I also find it funny how Russia fucked Serbia on the South Stream gas pipeline, stupidly thinking that they can blame this on the EU. I guarantee you Bulgaria and Serbia aren’t going to see it that way. Russians always think that they share some deep connection with Serbia when in fact culturally and linguistically they don’t. Yes, Serbs are Orthodox. So are Romanians and Ethiopians. Point? Serbian culture is radically different from that of Muscovite Russia.

      Reply
      1. Asehpe

        Still Putin enjoys quite a following in Serbia. Is this to be explained solely by Russia’s stance on Kosovo? (I remember, curiously, having talked to Russians before the Yugoslav wars, and even then there was sympathy for Serbs, but not for Croats — damn Catholics! –, Bosniaks (all muslims!), and especially not Albanians. The Serbs were likened by a friend of mine to a pastoral people with ‘passion’, ‘fire’ and ‘strength’. Isn’t there something older and deeper at play here?

      2. Jim Kovpak Post author

        Historically Russia was a friend of Serbia because it was leverage against the Ottoman Empire and it had access to the Adriatic(via its long-time brother state Montenegro). This has often been portrayed as some kind of sacred bond, but it is nothing but old imperial propaganda being rehashed.

        One thing everybody forgets about(assuming they ever read it in the first place), is how Russia dicked over the Serbs in 1908. Sergei Witte wanted Austria to support Russia’s bid to revise a treaty that would give her warships access through the Bosphorus. In exchange, he said Austria could formally annex Bosnia and Herzegovina, which up till that point was considered occupied Ottoman territory. The Austrians took his advice, but then didn’t deliver on Witte’s request.

        The Serbs had been hoping that once Austrian occupation ended, Bosnia and Herzegovina would fall into their hands as the Ottoman Empire was increasingly weakening and it was pretty much cut off from that territory. With Austria’s formal annexation, they knew that wouldn’t happen. They protested to their patron, Russia, but Russia couldn’t say anything because when they brought this up with the Austrians, the latter said they could just publish the negotiations which would prove that Russia sold the Serbs out.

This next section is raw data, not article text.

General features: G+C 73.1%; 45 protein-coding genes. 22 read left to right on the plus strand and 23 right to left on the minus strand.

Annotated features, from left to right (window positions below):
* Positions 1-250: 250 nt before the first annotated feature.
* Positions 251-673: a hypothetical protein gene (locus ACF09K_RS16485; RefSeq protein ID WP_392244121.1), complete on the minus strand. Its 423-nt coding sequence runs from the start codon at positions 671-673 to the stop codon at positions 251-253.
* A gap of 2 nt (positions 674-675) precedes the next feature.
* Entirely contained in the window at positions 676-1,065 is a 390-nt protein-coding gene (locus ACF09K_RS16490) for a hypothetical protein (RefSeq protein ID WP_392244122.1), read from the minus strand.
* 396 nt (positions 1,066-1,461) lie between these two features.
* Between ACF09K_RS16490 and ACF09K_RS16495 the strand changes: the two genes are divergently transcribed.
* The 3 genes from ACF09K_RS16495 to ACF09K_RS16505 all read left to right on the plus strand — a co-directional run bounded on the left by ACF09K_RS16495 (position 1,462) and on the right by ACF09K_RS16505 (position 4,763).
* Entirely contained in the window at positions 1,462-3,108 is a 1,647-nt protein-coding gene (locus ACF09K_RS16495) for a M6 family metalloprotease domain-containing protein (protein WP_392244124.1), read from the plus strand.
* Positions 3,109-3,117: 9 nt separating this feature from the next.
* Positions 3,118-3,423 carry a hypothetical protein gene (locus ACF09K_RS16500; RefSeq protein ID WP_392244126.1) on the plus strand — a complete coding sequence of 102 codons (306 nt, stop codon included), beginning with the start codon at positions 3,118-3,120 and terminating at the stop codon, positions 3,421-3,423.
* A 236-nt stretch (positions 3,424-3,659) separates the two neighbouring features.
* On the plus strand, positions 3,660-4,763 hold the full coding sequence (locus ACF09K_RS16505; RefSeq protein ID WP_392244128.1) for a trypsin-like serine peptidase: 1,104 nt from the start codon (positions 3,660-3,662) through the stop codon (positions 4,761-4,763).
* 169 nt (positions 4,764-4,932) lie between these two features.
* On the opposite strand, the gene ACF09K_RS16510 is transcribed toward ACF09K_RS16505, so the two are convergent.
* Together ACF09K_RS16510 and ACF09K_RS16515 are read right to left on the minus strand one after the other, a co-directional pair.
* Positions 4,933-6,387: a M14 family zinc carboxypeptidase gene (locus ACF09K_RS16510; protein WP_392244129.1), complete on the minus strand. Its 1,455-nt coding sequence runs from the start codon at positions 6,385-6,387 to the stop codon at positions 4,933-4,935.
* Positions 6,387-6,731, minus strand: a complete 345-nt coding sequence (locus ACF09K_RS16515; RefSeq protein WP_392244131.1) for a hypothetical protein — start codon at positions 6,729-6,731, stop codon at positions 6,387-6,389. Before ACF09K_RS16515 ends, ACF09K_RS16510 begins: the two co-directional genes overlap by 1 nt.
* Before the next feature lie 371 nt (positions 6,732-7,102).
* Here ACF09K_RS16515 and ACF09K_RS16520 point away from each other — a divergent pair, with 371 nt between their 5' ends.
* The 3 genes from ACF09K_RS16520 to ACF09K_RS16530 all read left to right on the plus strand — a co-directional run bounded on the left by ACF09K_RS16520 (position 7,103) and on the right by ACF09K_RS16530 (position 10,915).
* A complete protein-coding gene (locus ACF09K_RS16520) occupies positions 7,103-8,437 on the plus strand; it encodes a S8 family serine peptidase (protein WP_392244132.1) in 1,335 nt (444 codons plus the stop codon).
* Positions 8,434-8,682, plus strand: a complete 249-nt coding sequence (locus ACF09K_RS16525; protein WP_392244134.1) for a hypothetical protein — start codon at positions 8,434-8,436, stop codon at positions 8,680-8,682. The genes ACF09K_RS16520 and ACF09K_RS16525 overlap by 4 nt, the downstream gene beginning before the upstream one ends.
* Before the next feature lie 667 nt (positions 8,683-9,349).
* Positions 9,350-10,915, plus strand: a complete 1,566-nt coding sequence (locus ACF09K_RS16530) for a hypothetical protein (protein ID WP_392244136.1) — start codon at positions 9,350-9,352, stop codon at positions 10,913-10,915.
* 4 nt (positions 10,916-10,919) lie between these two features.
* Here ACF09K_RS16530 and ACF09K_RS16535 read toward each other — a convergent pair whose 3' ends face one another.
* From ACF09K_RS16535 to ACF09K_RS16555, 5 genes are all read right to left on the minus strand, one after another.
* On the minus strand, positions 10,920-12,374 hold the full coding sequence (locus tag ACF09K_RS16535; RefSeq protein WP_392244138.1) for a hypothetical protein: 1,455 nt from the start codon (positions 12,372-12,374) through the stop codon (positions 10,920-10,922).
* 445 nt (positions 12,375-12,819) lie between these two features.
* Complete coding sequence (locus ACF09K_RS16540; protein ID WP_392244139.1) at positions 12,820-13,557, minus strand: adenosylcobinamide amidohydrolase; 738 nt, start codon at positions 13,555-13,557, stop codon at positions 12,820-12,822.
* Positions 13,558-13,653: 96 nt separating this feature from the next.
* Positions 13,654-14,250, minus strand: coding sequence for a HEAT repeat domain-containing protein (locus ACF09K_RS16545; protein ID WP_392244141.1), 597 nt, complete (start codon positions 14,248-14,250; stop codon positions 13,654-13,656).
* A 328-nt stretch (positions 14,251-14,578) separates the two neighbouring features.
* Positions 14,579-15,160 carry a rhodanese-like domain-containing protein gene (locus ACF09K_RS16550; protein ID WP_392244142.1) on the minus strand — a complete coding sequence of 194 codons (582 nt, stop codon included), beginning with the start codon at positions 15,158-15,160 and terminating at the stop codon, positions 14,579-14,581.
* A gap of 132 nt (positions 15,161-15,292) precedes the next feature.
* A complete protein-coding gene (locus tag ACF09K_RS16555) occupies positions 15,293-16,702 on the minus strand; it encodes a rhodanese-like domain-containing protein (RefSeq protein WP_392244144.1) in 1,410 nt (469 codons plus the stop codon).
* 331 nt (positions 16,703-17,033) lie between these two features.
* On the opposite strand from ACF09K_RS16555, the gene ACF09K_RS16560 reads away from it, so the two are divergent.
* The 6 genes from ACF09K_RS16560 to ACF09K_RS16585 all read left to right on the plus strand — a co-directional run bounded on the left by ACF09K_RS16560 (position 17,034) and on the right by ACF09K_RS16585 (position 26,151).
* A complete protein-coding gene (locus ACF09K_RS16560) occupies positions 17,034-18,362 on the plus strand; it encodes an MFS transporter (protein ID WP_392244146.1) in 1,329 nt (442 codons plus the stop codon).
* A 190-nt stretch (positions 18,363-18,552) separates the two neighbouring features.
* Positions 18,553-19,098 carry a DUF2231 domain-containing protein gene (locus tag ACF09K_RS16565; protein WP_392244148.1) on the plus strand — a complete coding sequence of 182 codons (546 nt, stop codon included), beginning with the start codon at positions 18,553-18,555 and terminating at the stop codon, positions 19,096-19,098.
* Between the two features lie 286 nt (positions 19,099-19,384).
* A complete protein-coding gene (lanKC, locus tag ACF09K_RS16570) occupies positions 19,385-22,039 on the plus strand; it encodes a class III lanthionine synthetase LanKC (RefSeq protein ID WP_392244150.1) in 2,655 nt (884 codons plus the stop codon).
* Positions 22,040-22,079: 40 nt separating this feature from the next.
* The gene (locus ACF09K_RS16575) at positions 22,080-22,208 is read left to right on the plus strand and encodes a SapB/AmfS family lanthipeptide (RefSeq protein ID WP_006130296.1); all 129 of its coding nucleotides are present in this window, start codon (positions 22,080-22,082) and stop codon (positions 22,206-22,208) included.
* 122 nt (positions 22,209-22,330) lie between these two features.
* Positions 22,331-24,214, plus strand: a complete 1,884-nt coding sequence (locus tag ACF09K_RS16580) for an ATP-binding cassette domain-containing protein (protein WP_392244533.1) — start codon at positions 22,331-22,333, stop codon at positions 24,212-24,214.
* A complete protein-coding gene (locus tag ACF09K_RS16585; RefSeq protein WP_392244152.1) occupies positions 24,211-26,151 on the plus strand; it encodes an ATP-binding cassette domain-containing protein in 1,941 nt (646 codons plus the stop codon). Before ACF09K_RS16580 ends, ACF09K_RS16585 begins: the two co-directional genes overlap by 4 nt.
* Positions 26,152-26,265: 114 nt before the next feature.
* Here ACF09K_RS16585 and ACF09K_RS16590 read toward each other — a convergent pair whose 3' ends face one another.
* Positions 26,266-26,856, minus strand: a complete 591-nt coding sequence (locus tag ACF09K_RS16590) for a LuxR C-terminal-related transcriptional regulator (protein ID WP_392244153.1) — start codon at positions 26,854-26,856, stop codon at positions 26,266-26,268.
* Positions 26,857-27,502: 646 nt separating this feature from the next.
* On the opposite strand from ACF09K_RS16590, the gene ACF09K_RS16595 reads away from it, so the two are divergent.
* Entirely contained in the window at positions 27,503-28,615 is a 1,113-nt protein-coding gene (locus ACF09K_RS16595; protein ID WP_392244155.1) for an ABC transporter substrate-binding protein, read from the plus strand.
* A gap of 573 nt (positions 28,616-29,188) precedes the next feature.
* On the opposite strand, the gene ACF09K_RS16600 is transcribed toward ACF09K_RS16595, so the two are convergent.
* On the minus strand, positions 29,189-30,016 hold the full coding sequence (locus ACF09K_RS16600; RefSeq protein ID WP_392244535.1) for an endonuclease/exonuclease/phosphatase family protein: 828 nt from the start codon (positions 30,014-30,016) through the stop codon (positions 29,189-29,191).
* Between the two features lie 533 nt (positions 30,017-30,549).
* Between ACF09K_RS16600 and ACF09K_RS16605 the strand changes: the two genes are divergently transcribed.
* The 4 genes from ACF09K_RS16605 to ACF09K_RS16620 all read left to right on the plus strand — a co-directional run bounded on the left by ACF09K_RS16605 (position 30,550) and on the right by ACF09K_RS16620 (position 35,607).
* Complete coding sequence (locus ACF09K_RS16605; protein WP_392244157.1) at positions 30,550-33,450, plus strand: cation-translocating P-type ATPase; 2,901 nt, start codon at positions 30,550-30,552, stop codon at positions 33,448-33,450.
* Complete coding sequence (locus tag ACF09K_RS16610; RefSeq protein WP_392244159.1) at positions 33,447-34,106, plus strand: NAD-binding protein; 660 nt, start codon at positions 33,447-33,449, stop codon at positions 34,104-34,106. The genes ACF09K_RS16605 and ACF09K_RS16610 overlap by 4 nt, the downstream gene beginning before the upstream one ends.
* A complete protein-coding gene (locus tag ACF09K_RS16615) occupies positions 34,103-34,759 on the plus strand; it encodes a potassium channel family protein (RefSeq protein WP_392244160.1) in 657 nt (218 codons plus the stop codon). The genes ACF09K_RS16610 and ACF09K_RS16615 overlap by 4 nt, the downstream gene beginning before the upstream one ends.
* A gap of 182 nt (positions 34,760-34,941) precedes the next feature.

The next time Serbia ran into trouble, Russia stood to lose all credibility if it backed down. This came to pass in 1914, and the rest is history.

  3. Big Bill Haywood Post author

    I’m not necessarily interested in the guy’s actual name, but at least a little more info on who he is and what credentials he has. Unlike me, this guy makes some pretty big claims. If you’re going to do that to establish some kind of authority, you do have a certain burden of proof.

    In my case the most extraordinary thing I’m claiming isn’t really that extraordinary at all. If it ever came down to it and I were challenged for proof by someone who mattered(like an employer), I could just show them all the visas in my passport, explaining the 2006-roughly 2008 gap by the fact that work visas in that period were green sheets of paper as opposed to stickers taking up a full page in your passport. Anyone with experience in Russia can casually browse and confirm my basic story. For example- When do you hear anything about Jaguar and Russia on RT or any Russia-themed site, aside from maybe on VK or Lurkmore.to? Why would you even know about those sites if you didn’t at least spend some significant time in Russia and were familiar with the language.

    By contrast we have a guy claiming to have been an ex-NATO spy, military adviser, or whatever the fuck, and he is obviously trying to use that as backup of his political claims.

    Reply
  4. braindeadanon

    Probably right on his life story. In my experience, it’s usually hacks and charlatans who are the greatest credential mongers. Much of his schtick seems to be “believe me I’m an ‘ex’-spook” but the blog seems to be rather short on evidence and long on bizarre rants about theology, bible verses and Putin quotes.